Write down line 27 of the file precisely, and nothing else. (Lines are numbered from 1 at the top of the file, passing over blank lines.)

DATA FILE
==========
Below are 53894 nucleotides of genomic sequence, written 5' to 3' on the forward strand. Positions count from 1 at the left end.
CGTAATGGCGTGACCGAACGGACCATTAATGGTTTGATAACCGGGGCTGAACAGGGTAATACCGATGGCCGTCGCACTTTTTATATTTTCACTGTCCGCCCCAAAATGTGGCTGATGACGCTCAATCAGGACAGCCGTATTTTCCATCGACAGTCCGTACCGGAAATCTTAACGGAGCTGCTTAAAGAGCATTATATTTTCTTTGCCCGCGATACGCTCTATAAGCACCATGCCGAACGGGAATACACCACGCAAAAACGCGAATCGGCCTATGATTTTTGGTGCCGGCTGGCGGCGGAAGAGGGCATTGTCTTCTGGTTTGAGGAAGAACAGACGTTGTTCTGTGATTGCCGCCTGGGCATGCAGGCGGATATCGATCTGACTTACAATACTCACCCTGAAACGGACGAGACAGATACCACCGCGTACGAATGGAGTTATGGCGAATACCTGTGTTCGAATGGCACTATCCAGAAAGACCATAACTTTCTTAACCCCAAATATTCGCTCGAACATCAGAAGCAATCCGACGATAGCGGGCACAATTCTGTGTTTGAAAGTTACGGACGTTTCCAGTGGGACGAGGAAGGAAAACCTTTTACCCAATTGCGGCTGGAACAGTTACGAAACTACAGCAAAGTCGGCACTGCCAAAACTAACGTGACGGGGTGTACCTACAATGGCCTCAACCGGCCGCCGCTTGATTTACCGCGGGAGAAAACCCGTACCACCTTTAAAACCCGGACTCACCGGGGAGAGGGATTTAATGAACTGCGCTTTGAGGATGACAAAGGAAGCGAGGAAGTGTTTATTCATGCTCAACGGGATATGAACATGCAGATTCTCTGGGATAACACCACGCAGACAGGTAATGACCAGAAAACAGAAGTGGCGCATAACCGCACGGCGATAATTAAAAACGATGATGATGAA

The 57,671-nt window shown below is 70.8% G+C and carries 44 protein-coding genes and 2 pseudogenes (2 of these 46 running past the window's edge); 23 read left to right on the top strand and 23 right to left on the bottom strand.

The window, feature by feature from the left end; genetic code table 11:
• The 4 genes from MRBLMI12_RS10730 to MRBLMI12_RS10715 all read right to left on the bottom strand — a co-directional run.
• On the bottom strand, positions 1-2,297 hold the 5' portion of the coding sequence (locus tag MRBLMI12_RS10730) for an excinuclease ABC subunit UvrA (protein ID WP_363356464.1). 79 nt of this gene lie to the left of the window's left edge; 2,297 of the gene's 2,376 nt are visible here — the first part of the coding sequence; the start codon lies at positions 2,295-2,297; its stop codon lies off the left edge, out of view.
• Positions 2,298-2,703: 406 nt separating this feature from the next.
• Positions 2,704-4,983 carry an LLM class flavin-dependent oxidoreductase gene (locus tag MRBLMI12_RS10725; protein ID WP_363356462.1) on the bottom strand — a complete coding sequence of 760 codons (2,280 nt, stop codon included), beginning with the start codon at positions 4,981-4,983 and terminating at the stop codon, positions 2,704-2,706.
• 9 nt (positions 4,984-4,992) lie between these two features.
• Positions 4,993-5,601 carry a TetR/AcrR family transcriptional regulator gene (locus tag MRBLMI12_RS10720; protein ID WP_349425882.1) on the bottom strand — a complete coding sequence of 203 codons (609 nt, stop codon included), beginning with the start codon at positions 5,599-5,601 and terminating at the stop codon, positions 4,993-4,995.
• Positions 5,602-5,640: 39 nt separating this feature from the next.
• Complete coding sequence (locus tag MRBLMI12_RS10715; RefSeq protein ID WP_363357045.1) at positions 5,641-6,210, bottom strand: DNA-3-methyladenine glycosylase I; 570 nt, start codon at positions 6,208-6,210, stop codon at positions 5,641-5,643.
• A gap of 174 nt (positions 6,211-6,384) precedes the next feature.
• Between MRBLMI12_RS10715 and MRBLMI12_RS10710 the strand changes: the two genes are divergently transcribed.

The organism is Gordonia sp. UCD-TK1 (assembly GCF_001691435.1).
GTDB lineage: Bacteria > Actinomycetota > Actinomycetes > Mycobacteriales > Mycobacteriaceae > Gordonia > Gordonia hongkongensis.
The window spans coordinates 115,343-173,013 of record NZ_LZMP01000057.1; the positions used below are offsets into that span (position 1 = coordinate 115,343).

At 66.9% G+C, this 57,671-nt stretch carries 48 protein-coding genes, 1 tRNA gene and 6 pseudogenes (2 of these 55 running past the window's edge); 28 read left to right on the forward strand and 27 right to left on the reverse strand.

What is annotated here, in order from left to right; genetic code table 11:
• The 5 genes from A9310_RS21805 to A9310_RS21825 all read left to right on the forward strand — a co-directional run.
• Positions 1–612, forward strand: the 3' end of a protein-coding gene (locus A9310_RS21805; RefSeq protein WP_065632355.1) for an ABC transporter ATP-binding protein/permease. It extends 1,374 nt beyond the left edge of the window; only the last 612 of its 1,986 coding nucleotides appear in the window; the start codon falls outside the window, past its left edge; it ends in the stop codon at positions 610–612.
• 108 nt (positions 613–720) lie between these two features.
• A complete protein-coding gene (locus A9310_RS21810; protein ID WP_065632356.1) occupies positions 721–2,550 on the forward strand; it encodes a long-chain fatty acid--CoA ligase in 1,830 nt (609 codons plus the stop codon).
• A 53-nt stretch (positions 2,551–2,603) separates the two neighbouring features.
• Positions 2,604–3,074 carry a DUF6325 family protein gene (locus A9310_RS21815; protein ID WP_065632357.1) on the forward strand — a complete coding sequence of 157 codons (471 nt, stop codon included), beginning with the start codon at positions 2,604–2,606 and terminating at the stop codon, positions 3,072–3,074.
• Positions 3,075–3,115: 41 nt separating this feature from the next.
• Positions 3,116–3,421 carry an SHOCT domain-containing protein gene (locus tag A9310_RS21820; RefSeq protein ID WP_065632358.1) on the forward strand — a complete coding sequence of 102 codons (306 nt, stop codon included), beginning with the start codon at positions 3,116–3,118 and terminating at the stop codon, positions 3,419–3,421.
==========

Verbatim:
• Positions 3,116–3,421 carry an SHOCT domain-containing protein gene (locus tag A9310_RS21820; RefSeq protein ID WP_065632358.1) on the forward strand — a complete coding sequence of 102 codons (306 nt, stop codon included), beginning with the start codon at positions 3,116–3,118 and terminating at the stop codon, positions 3,419–3,421.